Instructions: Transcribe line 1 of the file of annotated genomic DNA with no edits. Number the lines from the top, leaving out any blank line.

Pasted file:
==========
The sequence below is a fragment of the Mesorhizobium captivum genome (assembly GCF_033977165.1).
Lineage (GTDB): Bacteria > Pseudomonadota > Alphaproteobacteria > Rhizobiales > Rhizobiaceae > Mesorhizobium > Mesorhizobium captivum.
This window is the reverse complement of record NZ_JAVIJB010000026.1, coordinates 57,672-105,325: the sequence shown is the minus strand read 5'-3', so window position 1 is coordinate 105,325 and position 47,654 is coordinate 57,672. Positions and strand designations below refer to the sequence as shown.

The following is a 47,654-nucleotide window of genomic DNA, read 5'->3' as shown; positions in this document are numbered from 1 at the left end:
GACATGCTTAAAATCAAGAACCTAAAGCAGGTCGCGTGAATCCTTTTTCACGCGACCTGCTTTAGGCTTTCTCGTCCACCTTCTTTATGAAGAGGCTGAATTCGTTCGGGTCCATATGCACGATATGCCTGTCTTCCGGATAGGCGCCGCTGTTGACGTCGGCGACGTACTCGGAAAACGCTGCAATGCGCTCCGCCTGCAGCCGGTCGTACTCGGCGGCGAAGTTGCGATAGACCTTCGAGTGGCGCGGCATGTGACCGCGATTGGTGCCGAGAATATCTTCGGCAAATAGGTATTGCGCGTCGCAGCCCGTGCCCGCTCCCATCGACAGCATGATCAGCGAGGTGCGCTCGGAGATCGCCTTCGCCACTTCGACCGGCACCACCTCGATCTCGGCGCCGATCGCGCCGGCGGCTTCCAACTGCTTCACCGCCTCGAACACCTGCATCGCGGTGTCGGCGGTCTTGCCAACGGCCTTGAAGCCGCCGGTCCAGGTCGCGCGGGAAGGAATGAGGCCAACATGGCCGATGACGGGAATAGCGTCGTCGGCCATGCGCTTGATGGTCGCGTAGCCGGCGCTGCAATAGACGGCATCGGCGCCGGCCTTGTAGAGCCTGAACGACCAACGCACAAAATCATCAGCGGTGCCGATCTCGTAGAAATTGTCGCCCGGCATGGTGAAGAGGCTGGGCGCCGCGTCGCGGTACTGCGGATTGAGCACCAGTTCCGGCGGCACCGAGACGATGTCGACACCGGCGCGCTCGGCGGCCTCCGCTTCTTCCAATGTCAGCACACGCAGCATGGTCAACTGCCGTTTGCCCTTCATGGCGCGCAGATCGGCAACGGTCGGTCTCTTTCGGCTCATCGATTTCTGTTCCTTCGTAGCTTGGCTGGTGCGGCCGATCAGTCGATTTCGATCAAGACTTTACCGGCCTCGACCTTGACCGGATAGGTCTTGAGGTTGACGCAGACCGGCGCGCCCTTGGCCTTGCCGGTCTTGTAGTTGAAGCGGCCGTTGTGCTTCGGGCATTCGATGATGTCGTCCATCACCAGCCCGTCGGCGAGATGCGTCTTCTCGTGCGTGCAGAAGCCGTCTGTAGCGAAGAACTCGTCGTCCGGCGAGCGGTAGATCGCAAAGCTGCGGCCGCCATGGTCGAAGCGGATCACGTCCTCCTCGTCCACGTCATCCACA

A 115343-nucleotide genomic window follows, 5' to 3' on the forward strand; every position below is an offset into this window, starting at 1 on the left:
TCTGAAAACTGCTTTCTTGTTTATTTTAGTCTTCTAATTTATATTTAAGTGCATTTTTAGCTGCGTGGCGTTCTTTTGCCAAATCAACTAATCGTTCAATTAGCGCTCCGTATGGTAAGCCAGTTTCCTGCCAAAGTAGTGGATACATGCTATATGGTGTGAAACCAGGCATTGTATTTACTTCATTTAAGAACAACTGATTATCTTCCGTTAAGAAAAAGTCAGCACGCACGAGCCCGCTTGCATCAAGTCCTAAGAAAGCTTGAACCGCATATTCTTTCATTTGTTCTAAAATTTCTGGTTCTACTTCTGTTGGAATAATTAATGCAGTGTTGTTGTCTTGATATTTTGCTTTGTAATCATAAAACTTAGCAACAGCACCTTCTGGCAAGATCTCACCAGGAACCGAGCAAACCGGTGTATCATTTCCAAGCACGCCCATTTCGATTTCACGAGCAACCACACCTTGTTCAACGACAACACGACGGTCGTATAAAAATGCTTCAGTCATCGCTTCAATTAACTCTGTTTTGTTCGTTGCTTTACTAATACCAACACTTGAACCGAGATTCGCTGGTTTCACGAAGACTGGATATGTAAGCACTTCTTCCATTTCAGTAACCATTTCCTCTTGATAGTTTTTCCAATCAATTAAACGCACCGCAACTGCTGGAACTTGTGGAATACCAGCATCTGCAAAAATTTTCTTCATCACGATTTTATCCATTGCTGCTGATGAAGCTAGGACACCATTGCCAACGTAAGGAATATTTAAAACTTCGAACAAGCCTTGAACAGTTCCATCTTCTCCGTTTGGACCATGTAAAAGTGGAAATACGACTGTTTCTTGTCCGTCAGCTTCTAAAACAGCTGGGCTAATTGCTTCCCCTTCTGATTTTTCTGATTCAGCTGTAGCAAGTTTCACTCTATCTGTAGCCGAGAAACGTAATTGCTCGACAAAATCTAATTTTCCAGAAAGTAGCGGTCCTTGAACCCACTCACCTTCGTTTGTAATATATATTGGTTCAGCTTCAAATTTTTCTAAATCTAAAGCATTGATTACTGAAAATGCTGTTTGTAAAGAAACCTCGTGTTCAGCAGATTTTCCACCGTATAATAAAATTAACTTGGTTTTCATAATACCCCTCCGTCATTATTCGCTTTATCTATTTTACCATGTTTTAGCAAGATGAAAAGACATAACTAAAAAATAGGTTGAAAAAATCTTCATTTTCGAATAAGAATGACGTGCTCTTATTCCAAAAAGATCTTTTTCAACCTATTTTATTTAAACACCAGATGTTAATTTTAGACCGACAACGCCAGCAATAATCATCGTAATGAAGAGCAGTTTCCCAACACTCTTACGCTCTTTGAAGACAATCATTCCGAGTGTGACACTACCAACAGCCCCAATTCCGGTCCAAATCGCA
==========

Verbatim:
The sequence below is a fragment of the Mesorhizobium captivum genome (assembly GCF_033977165.1).